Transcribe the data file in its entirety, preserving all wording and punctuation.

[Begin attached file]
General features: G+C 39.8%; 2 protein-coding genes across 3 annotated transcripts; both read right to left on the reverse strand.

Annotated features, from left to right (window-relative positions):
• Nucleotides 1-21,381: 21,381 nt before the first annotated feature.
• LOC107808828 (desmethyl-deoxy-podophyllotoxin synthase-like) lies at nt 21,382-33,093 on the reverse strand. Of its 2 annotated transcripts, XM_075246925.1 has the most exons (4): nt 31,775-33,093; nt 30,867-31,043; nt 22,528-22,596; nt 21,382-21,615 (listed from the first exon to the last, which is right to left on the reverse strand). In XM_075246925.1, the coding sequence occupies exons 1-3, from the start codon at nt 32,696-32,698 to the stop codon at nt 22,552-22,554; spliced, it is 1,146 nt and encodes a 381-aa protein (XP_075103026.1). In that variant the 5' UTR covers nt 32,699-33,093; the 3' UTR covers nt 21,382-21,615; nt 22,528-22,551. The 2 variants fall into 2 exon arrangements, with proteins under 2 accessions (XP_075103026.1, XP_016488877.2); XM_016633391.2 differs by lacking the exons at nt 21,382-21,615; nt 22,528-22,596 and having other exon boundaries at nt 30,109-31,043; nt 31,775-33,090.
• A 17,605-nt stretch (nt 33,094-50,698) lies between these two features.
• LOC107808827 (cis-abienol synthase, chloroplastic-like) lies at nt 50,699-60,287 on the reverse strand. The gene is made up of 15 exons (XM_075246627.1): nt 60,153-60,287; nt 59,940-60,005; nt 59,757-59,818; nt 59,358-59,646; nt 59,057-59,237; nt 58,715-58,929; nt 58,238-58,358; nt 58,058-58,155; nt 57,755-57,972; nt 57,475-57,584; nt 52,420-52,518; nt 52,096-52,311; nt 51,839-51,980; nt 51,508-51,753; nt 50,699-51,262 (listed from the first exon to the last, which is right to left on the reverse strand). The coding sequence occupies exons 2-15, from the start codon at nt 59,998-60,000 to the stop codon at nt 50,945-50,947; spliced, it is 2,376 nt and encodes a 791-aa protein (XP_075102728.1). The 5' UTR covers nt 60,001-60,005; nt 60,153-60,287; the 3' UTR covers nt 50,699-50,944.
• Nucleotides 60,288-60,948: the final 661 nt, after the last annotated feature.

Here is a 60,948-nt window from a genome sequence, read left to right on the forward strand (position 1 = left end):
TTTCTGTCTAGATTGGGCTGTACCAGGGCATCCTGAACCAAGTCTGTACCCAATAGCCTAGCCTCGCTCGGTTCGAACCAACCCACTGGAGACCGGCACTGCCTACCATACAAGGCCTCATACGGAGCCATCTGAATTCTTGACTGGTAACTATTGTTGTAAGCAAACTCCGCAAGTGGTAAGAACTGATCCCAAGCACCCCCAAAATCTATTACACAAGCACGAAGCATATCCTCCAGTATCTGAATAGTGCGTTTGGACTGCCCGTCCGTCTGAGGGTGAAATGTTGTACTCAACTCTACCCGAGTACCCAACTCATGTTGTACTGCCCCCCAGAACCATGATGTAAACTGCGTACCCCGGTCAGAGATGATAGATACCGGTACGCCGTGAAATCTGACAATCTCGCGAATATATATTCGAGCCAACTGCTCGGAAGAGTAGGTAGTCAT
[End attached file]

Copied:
General features: G+C 39.8%; 2 protein-coding genes across 3 annotated transcripts; both read right to left on the reverse strand.

Annotated features, from left to right (window-relative positions):
• Nucleotides 1-21,381: 21,381 nt before the first annotated feature.
• LOC107808828 (desmethyl-deoxy-podophyllotoxin synthase-like) lies at nt 21,382-33,093 on the reverse strand. Of its 2 annotated transcripts, XM_075246925.1 has the most exons (4): nt 31,775-33,093; nt 30,867-31,043; nt 22,528-22,596; nt 21,382-21,615 (listed from the first exon to the last, which is right to left on the reverse strand). In XM_075246925.1, the coding sequence occupies exons 1-3, from the start codon at nt 32,696-32,698 to the stop codon at nt 22,552-22,554; spliced, it is 1,146 nt and encodes a 381-aa protein (XP_075103026.1). In that variant the 5' UTR covers nt 32,699-33,093; the 3' UTR covers nt 21,382-21,615; nt 22,528-22,551. The 2 variants fall into 2 exon arrangements, with proteins under 2 accessions (XP_075103026.1, XP_016488877.2); XM_016633391.2 differs by lacking the exons at nt 21,382-21,615; nt 22,528-22,596 and having other exon boundaries at nt 30,109-31,043; nt 31,775-33,090.
• A 17,605-nt stretch (nt 33,094-50,698) lies between these two features.
• LOC107808827 (cis-abienol synthase, chloroplastic-like) lies at nt 50,699-60,287 on the reverse strand. The gene is made up of 15 exons (XM_075246627.1): nt 60,153-60,287; nt 59,940-60,005; nt 59,757-59,818; nt 59,358-59,646; nt 59,057-59,237; nt 58,715-58,929; nt 58,238-58,358; nt 58,058-58,155; nt 57,755-57,972; nt 57,475-57,584; nt 52,420-52,518; nt 52,096-52,311; nt 51,839-51,980; nt 51,508-51,753; nt 50,699-51,262 (listed from the first exon to the last, which is right to left on the reverse strand). The coding sequence occupies exons 2-15, from the start codon at nt 59,998-60,000 to the stop codon at nt 50,945-50,947; spliced, it is 2,376 nt and encodes a 791-aa protein (XP_075102728.1). The 5' UTR covers nt 60,001-60,005; nt 60,153-60,287; the 3' UTR covers nt 50,699-50,944.
• Nucleotides 60,288-60,948: the final 661 nt, after the last annotated feature.

Here is a 60,948-nt window from a genome sequence, read left to right on the forward strand (position 1 = left end):
TTTCTGTCTAGATTGGGCTGTACCAGGGCATCCTGAACCAAGTCTGTACCCAATAGCCTAGCCTCGCTCGGTTCGAACCAACCCACTGGAGACCGGCACTGCCTACCATACAAGGCCTCATACGGAGCCATCTGAATTCTTGACTGGTAACTATTGTTGTAAGCAAACTCCGCAAGTGGTAAGAACTGATCCCAAGCACCCCCAAAATCTATTACACAAGCACGAAGCATATCCTCCAGTATCTGAATAGTGCGTTTGGACTGCCCGTCCGTCTGAGGGTGAAATGTTGTACTCAACTCTACCCGAGTACCCAACTCATGTTGTACTGCCCCCCAGAACCATGATGTAAACTGCGTACCCCGGTCAGAGATGATAGATACCGGTACGCCGTGAAATCTGACAATCTCGCGAATATATATTCGAGCCAACTGCTCGGAAGAGTAGGTAGTCAT